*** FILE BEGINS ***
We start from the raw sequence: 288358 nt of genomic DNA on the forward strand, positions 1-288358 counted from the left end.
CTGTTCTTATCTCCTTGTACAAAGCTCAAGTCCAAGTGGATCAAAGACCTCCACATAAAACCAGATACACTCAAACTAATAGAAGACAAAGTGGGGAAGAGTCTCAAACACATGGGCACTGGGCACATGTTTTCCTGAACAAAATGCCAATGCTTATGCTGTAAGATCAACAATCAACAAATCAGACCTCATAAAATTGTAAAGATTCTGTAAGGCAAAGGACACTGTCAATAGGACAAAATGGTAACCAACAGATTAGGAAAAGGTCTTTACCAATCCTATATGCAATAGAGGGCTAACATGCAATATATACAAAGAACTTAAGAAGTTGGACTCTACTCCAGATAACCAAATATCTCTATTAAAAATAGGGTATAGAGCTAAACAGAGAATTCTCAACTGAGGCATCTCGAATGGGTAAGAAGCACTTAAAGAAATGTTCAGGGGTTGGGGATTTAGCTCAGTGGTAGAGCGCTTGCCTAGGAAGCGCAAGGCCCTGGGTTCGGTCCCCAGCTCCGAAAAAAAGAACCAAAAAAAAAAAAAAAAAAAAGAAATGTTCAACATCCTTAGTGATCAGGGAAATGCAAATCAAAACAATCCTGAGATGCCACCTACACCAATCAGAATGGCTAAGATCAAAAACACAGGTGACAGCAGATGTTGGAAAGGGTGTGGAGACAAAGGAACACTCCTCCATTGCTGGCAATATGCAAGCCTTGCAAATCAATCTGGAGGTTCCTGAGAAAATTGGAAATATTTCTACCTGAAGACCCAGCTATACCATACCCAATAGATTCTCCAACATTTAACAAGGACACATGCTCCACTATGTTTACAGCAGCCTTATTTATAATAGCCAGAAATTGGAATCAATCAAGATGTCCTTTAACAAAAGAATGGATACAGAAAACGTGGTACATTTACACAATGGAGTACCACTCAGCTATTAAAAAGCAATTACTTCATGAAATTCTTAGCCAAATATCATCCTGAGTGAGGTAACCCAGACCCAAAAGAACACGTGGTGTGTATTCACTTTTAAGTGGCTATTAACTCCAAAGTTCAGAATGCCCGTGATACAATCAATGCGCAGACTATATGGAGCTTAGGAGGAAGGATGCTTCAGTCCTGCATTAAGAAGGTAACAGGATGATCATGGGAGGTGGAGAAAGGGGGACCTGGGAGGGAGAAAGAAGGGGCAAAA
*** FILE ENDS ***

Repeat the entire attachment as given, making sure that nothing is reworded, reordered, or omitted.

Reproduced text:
We start from the raw sequence: 288358 nt of genomic DNA on the forward strand, positions 1-288358 counted from the left end.
CTGTTCTTATCTCCTTGTACAAAGCTCAAGTCCAAGTGGATCAAAGACCTCCACATAAAACCAGATACACTCAAACTAATAGAAGACAAAGTGGGGAAGAGTCTCAAACACATGGGCACTGGGCACATGTTTTCCTGAACAAAATGCCAATGCTTATGCTGTAAGATCAACAATCAACAAATCAGACCTCATAAAATTGTAAAGATTCTGTAAGGCAAAGGACACTGTCAATAGGACAAAATGGTAACCAACAGATTAGGAAAAGGTCTTTACCAATCCTATATGCAATAGAGGGCTAACATGCAATATATACAAAGAACTTAAGAAGTTGGACTCTACTCCAGATAACCAAATATCTCTATTAAAAATAGGGTATAGAGCTAAACAGAGAATTCTCAACTGAGGCATCTCGAATGGGTAAGAAGCACTTAAAGAAATGTTCAGGGGTTGGGGATTTAGCTCAGTGGTAGAGCGCTTGCCTAGGAAGCGCAAGGCCCTGGGTTCGGTCCCCAGCTCCGAAAAAAAGAACCAAAAAAAAAAAAAAAAAAAAGAAATGTTCAACATCCTTAGTGATCAGGGAAATGCAAATCAAAACAATCCTGAGATGCCACCTACACCAATCAGAATGGCTAAGATCAAAAACACAGGTGACAGCAGATGTTGGAAAGGGTGTGGAGACAAAGGAACACTCCTCCATTGCTGGCAATATGCAAGCCTTGCAAATCAATCTGGAGGTTCCTGAGAAAATTGGAAATATTTCTACCTGAAGACCCAGCTATACCATACCCAATAGATTCTCCAACATTTAACAAGGACACATGCTCCACTATGTTTACAGCAGCCTTATTTATAATAGCCAGAAATTGGAATCAATCAAGATGTCCTTTAACAAAAGAATGGATACAGAAAACGTGGTACATTTACACAATGGAGTACCACTCAGCTATTAAAAAGCAATTACTTCATGAAATTCTTAGCCAAATATCATCCTGAGTGAGGTAACCCAGACCCAAAAGAACACGTGGTGTGTATTCACTTTTAAGTGGCTATTAACTCCAAAGTTCAGAATGCCCGTGATACAATCAATGCGCAGACTATATGGAGCTTAGGAGGAAGGATGCTTCAGTCCTGCATTAAGAAGGTAACAGGATGATCATGGGAGGTGGAGAAAGGGGGACCTGGGAGGGAGAAAGAAGGGGCAAAA